Special Reports

Glass acts

This week you get to see what's inside the cone. You get to see how big those glacial chunks are atop the Chihuly Bridge of Glass compared to your 4-year-old son (bigger).

This week the Museum of Glass: International Center for Contemporary Art opens, and you get to figure out for yourself what kind of establishment it is.

Unless you're one of the 1,900 museum members or already have a gala ticket, the fun will start next Saturday at 10 a.m.

Conceived in 1993 as a center for the art of Dale Chihuly and backed heartily by Frank Russell Company magnate George Russell, the museum's motto today is "Opening doors and crossing boundaries" - between other contemporary media and glass, between nonmuseumgoers and the madding arty crowd, between the science of glass and its finished aesthetic.

"This is an educational institution," said director Josi Callan.

It is not a Chihuly museum; none of his works is inside. It is not an encyclopedic art museum.

Plugged in this week's Newsweek on a list of niche museums including New York's Museum of Sex and the International Spy Museum in Washington, D.C., the Museum of Glass aims to "define specialized museums for the 21st century," a press release says.

Setting glass in the context of contemporary art makes the Museum of Glass unique in the United States.

Callan hopes for 165,000 visitors the first year, including 5,000 on opening weekend.

The 1,000 available tickets to the opening gala Wednesday sold out fast - even though they cost $250 to $1,000 each - and more than 200 people are on a waiting list.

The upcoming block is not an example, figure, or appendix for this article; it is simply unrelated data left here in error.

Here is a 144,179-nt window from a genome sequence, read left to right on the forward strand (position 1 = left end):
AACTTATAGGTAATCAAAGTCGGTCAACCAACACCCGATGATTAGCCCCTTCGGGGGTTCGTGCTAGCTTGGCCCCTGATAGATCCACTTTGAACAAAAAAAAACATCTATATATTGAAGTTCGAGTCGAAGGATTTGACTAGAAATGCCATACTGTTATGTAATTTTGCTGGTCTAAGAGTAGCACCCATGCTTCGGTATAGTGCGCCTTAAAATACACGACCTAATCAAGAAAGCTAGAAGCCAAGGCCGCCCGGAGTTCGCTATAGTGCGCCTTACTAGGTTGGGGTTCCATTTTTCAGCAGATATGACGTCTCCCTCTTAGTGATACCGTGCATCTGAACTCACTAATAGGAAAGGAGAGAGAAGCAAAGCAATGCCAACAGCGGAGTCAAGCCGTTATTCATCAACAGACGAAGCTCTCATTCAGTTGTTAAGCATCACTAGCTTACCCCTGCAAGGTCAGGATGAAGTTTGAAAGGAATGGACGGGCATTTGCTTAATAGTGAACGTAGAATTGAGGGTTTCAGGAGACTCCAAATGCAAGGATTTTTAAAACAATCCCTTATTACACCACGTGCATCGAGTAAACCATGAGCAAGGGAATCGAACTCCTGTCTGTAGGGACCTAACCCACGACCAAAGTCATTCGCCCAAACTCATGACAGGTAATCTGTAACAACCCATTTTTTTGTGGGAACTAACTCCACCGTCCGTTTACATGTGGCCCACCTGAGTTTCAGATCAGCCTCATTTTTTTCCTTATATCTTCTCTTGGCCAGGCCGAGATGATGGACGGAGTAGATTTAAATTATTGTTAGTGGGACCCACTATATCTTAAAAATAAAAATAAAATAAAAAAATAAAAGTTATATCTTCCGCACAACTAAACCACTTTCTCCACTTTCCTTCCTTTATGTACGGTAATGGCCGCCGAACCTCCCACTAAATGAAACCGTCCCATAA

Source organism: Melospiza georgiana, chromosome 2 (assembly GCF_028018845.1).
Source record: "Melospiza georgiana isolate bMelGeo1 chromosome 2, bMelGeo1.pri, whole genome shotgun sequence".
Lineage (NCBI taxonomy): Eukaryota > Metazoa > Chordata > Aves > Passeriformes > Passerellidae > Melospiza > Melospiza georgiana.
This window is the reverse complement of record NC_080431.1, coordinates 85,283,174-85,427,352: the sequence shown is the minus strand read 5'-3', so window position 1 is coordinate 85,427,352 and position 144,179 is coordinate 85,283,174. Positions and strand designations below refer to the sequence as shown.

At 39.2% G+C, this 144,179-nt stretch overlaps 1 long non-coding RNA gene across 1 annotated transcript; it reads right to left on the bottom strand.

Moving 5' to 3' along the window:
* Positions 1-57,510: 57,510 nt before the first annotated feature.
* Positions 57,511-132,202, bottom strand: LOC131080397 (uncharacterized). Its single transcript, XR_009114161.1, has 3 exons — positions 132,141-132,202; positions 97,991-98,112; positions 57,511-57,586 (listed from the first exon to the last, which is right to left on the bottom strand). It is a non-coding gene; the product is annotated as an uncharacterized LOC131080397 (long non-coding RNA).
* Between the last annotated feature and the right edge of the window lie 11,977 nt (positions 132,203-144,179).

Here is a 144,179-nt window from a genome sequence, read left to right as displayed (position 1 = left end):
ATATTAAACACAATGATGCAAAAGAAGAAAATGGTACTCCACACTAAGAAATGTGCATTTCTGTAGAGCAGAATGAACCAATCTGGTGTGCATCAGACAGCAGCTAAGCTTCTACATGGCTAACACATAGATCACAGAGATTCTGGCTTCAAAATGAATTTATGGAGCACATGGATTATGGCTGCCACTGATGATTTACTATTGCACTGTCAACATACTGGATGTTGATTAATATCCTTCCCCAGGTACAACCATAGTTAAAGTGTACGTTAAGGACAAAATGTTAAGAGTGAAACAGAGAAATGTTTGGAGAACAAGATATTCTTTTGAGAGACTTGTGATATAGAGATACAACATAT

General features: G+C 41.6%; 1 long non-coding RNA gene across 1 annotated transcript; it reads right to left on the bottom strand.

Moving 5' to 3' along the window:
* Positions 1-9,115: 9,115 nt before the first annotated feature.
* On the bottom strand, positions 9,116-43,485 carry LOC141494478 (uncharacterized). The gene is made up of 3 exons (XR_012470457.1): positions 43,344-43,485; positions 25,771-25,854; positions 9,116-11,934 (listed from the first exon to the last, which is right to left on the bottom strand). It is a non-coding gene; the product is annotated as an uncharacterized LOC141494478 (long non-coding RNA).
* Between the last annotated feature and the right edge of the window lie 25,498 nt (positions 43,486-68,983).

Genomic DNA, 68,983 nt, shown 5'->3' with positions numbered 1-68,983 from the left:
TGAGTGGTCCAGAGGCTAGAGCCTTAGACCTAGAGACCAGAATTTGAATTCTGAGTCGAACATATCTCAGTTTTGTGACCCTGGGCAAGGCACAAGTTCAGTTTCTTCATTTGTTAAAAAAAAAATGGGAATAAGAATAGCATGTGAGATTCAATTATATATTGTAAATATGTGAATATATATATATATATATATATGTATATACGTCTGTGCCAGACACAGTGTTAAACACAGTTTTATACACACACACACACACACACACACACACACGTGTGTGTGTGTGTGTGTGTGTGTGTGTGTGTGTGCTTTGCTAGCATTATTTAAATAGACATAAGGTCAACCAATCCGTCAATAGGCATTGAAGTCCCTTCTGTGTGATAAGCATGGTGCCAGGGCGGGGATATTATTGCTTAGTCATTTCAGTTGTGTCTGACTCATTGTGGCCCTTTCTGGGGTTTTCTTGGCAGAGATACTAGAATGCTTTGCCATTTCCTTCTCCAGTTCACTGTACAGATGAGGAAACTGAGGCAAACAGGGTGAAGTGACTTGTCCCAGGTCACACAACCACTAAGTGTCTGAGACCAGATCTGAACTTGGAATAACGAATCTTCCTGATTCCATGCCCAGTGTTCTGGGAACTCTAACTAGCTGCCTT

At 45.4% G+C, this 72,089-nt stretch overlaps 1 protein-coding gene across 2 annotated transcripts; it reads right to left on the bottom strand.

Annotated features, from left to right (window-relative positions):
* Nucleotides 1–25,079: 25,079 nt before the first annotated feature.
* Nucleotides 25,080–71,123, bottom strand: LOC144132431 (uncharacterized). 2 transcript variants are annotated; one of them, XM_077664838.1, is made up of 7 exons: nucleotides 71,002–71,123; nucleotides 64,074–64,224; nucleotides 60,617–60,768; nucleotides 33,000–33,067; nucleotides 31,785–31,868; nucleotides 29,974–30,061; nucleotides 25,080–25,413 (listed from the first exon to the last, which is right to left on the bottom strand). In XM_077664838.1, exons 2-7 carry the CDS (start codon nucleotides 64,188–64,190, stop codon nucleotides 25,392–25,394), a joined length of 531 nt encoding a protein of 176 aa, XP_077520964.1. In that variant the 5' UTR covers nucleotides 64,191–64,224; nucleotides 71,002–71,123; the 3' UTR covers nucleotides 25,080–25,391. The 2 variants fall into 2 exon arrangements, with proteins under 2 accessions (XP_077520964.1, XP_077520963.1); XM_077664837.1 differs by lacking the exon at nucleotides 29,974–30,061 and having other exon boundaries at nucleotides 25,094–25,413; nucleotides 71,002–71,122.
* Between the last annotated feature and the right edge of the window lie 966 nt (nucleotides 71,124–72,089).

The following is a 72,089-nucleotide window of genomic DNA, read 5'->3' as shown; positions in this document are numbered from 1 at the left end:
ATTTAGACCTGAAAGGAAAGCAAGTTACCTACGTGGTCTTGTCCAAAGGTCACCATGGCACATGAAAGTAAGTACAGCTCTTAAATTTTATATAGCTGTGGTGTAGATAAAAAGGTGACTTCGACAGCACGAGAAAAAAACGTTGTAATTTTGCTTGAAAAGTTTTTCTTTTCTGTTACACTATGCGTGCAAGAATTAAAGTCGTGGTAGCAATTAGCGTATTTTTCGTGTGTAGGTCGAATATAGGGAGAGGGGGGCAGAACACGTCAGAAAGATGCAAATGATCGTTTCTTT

But the museum has raised only $180,000 toward its planned $15 million endowment, largely due to the recession, Callan has said.

It has collected $42 million toward its capital goal of $48 million. Callan said the rest is promised and will be delivered by the end of the year.

"We may go over, because we're still raising dollars, but what we need is committed," she said.

Drew Perine | The News Tribune

As expected, the hot shop amphiteater was a big draw last week during the Museum of Glass appreciation day for Baugh Construction workers and their families. Visitors can watch artists blow their glass creations stadium-style beneath the giant cone.

With a $6 million annual budget, 42 full-time employees and 28 part-timers, the Museum of Glass is larger than the Tacoma Art Museum or the Washington State History Museum.

The 75,000-square-foot building cost $29.3 million and sports three outdoor plazas with five art installations, an indoor gallery with multiple exhibitions, a theater, education studio, cafe and store. And, of course, a working hot shop inside the cone.

"I'm staggered at this point," said board vice chairman Phil Phibbs, president emeritus of the University of Puget Sound. "It is far beyond my wildest dreams."

A committed vandal might say the same thing of the veritable sculpture garden outside the museum, including the bridge. Security patrols and round-the-clock video surveillance are designed to protect the art, but ultimately that will be everyone's responsibility, Phibbs said.

"My experience is that people respect beauty," he said.

For builders, this is the end of the line. It's also the end of a long name game. The museum began as the Chihuly Center for Glass (1993), became the Museum of Modern Glass (1995), went global with International Museum of Modern Glass (1996), contracted to International Glass Museum (1997), expanded for Museum of Glass: An International Center for Contemporary Art and Glass (2000) and, later that year, finished with Museum of Glass: International Center for Contemporary Art - all without passing go.

"This is a beginning, not an ending," Callan said. "The museum will not be the same in five years as it is today."

That will be just like old times.

Jen Graves: 253-597-8568